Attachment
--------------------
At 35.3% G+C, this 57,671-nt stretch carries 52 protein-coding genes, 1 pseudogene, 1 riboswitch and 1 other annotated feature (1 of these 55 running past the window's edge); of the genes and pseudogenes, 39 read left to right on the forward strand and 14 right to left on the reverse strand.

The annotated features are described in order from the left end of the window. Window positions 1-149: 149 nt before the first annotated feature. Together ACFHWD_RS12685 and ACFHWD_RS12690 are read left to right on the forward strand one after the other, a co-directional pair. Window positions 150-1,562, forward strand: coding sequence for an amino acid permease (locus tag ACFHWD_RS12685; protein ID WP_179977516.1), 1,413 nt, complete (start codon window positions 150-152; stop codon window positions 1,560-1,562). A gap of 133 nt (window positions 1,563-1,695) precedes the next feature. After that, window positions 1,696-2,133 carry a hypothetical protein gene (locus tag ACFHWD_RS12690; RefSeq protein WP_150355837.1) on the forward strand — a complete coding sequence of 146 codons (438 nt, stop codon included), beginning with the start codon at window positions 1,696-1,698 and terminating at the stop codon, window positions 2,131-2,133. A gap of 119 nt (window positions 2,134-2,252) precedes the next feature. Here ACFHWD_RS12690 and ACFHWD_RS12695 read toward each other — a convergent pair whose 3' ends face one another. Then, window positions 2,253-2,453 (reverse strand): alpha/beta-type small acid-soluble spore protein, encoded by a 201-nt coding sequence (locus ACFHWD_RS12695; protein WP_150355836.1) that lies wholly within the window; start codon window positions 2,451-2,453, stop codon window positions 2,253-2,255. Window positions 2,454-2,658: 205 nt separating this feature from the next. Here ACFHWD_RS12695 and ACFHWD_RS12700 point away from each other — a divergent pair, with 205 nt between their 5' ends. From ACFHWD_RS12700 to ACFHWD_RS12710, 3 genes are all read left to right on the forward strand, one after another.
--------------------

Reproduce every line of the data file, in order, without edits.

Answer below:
At 35.3% G+C, this 57,671-nt stretch carries 52 protein-coding genes, 1 pseudogene, 1 riboswitch and 1 other annotated feature (1 of these 55 running past the window's edge); of the genes and pseudogenes, 39 read left to right on the forward strand and 14 right to left on the reverse strand.

The annotated features are described in order from the left end of the window. Window positions 1-149: 149 nt before the first annotated feature. Together ACFHWD_RS12685 and ACFHWD_RS12690 are read left to right on the forward strand one after the other, a co-directional pair. Window positions 150-1,562, forward strand: coding sequence for an amino acid permease (locus tag ACFHWD_RS12685; protein ID WP_179977516.1), 1,413 nt, complete (start codon window positions 150-152; stop codon window positions 1,560-1,562). A gap of 133 nt (window positions 1,563-1,695) precedes the next feature. After that, window positions 1,696-2,133 carry a hypothetical protein gene (locus tag ACFHWD_RS12690; RefSeq protein WP_150355837.1) on the forward strand — a complete coding sequence of 146 codons (438 nt, stop codon included), beginning with the start codon at window positions 1,696-1,698 and terminating at the stop codon, window positions 2,131-2,133. A gap of 119 nt (window positions 2,134-2,252) precedes the next feature. Here ACFHWD_RS12690 and ACFHWD_RS12695 read toward each other — a convergent pair whose 3' ends face one another. Then, window positions 2,253-2,453 (reverse strand): alpha/beta-type small acid-soluble spore protein, encoded by a 201-nt coding sequence (locus ACFHWD_RS12695; protein WP_150355836.1) that lies wholly within the window; start codon window positions 2,451-2,453, stop codon window positions 2,253-2,255. Window positions 2,454-2,658: 205 nt separating this feature from the next. Here ACFHWD_RS12695 and ACFHWD_RS12700 point away from each other — a divergent pair, with 205 nt between their 5' ends. From ACFHWD_RS12700 to ACFHWD_RS12710, 3 genes are all read left to right on the forward strand, one after another.